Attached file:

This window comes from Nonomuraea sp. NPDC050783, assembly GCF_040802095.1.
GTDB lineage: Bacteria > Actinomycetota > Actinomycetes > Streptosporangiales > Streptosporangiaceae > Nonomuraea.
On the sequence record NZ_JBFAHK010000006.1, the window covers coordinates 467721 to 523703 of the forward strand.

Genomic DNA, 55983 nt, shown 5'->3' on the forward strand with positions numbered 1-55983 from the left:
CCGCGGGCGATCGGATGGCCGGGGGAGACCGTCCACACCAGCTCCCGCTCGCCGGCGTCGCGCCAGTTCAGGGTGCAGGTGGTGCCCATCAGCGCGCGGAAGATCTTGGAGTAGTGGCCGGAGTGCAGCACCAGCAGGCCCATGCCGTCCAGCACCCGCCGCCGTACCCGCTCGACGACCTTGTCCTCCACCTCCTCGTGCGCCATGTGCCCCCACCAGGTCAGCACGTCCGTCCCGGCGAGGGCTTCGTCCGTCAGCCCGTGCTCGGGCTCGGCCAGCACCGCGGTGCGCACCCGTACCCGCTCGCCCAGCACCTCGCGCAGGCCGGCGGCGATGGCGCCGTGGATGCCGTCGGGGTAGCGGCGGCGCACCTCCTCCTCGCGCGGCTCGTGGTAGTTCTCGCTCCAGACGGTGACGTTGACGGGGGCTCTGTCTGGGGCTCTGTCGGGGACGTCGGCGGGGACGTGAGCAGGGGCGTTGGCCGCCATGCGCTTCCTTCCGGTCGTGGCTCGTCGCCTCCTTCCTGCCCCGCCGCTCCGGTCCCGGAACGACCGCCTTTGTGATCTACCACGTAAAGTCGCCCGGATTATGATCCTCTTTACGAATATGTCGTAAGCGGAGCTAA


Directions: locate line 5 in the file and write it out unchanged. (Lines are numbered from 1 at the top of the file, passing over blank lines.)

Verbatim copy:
CCGCGGGCGATCGGATGGCCGGGGGAGACCGTCCACACCAGCTCCCGCTCGCCGGCGTCGCGCCAGTTCAGGGTGCAGGTGGTGCCCATCAGCGCGCGGAAGATCTTGGAGTAGTGGCCGGAGTGCAGCACCAGCAGGCCCATGCCGTCCAGCACCCGCCGCCGTACCCGCTCGACGACCTTGTCCTCCACCTCCTCGTGCGCCATGTGCCCCCACCAGGTCAGCACGTCCGTCCCGGCGAGGGCTTCGTCCGTCAGCCCGTGCTCGGGCTCGGCCAGCACCGCGGTGCGCACCCGTACCCGCTCGCCCAGCACCTCGCGCAGGCCGGCGGCGATGGCGCCGTGGATGCCGTCGGGGTAGCGGCGGCGCACCTCCTCCTCGCGCGGCTCGTGGTAGTTCTCGCTCCAGACGGTGACGTTGACGGGGGCTCTGTCTGGGGCTCTGTCGGGGACGTCGGCGGGGACGTGAGCAGGGGCGTTGGCCGCCATGCGCTTCCTTCCGGTCGTGGCTCGTCGCCTCCTTCCTGCCCCGCCGCTCCGGTCCCGGAACGACCGCCTTTGTGATCTACCACGTAAAGTCGCCCGGATTATGATCCTCTTTACGAATATGTCGTAAGCGGAGCTAA